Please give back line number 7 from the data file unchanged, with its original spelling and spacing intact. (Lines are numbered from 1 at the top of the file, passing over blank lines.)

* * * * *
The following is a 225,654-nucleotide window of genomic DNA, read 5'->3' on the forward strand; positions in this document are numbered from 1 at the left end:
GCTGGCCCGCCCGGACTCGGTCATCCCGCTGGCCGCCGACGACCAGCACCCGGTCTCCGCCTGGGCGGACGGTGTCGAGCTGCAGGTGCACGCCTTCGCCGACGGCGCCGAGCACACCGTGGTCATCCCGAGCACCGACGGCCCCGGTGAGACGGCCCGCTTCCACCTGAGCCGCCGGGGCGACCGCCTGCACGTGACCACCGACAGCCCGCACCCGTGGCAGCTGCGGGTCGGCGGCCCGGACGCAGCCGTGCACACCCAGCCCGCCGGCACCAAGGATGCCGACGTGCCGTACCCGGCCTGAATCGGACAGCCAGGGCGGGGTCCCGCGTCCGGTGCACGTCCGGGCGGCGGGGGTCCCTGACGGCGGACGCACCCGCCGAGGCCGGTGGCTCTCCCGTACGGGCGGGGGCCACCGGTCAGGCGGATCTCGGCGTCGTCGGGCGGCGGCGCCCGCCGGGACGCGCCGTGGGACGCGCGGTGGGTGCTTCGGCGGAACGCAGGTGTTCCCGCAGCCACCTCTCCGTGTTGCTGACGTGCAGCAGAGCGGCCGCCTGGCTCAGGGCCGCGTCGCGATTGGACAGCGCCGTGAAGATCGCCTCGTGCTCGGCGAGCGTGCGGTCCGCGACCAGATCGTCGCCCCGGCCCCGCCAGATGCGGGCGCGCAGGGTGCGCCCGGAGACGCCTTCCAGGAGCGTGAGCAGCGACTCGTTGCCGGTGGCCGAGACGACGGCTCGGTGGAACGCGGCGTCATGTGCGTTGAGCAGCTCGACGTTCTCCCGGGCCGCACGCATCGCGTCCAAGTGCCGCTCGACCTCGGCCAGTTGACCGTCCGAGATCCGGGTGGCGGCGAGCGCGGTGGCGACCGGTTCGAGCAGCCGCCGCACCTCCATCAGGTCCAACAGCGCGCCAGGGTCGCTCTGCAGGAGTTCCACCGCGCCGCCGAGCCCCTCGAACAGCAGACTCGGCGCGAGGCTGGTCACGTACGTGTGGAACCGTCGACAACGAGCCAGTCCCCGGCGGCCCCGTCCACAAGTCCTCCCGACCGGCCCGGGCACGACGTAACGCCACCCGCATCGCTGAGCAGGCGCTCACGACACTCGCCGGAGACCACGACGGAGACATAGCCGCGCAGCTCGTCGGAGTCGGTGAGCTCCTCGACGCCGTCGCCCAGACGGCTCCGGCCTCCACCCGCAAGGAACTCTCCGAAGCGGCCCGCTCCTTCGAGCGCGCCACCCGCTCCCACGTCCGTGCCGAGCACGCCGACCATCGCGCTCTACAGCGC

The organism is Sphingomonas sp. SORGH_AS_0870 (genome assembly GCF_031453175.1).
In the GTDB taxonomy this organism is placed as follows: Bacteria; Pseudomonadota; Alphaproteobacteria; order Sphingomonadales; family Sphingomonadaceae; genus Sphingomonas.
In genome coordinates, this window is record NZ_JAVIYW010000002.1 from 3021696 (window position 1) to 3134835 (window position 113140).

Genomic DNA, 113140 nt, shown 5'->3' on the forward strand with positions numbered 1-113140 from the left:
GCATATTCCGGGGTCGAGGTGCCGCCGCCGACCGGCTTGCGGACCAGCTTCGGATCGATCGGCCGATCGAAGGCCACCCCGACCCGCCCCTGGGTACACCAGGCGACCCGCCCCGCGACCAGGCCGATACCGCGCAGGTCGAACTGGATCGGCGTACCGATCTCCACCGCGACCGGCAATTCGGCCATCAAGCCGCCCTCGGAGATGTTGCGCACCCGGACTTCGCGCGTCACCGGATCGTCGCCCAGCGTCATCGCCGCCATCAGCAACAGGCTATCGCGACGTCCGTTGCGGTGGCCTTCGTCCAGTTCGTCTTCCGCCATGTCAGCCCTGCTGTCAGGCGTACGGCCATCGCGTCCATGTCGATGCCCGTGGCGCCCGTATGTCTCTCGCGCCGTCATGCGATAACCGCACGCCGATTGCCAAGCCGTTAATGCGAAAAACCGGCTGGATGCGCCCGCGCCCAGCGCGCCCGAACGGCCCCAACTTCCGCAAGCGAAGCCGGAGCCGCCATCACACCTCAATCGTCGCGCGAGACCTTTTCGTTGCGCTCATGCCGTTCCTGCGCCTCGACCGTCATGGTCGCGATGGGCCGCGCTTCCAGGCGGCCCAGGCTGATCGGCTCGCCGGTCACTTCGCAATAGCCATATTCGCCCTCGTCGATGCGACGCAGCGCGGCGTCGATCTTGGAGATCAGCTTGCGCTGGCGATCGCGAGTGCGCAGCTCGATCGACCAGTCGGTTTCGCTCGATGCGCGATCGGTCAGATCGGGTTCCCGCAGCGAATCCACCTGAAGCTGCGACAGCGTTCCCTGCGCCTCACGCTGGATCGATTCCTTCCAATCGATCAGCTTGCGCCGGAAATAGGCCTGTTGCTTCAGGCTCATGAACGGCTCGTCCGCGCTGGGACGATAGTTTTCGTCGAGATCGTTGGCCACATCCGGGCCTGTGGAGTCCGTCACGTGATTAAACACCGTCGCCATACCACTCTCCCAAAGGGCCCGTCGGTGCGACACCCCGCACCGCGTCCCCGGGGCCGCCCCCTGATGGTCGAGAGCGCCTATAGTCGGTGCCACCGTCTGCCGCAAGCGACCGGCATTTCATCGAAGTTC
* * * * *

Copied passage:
GCATATTCCGGGGTCGAGGTGCCGCCGCCGACCGGCTTGCGGACCAGCTTCGGATCGATCGGCCGATCGAAGGCCACCCCGACCCGCCCCTGGGTACACCAGGCGACCCGCCCCGCGACCAGGCCGATACCGCGCAGGTCGAACTGGATCGGCGTACCGATCTCCACCGCGACCGGCAATTCGGCCATCAAGCCGCCCTCGGAGATGTTGCGCACCCGGACTTCGCGCGTCACCGGATCGTCGCCCAGCGTCATCGCCGCCATCAGCAACAGGCTATCGCGACGTCCGTTGCGGTGGCCTTCGTCCAGTTCGTCTTCCGCCATGTCAGCCCTGCTGTCAGGCGTACGGCCATCGCGTCCATGTCGATGCCCGTGGCGCCCGTATGTCTCTCGCGCCGTCATGCGATAACCGCACGCCGATTGCCAAGCCGTTAATGCGAAAAACCGGCTGGATGCGCCCGCGCCCAGCGCGCCCGAACGGCCCCAACTTCCGCAAGCGAAGCCGGAGCCGCCATCACACCTCAATCGTCGCGCGAGACCTTTTCGTTGCGCTCATGCCGTTCCTGCGCCTCGACCGTCATGGTCGCGATGGGCCGCGCTTCCAGGCGGCCCAGGCTGATCGGCTCGCCGGTCACTTCGCAATAGCCATATTCGCCCTCGTCGATGCGACGCAGCGCGGCGTCGATCTTGGAGATCAGCTTGCGCTGGCGATCGCGAGTGCGCAGCTCGATCGACCAGTCGGTTTCGCTCGATGCGCGATCGGTCAGATCGGGTTCCCGCAGCGAATCCACCTGAAGCTGCGACAGCGTTCCCTGCGCCTCACGCTGGATCGATTCCTTCCAATCGATCAGCTTGCGCCGGAAATAGGCCTGTTGCTTCAGGCTCATGAACGGCTCGTCCGCGCTGGGACGATAGTTTTCGTCGAGATCGTTGGCCACATCCGGGCCTGTGGAGTCCGTCACGTGATTAAACACCGTCGCCATACCACTCTCCCAAAGGGCCCGTCGGTGCGACACCCCGCACCGCGTCCCCGGGGCCGCCCCCTGATGGTCGAGAGCGCCTATAGTCGGTGCCACCGTCTGCCGCAAGCGACCGGCATTTCATCGAAGTTC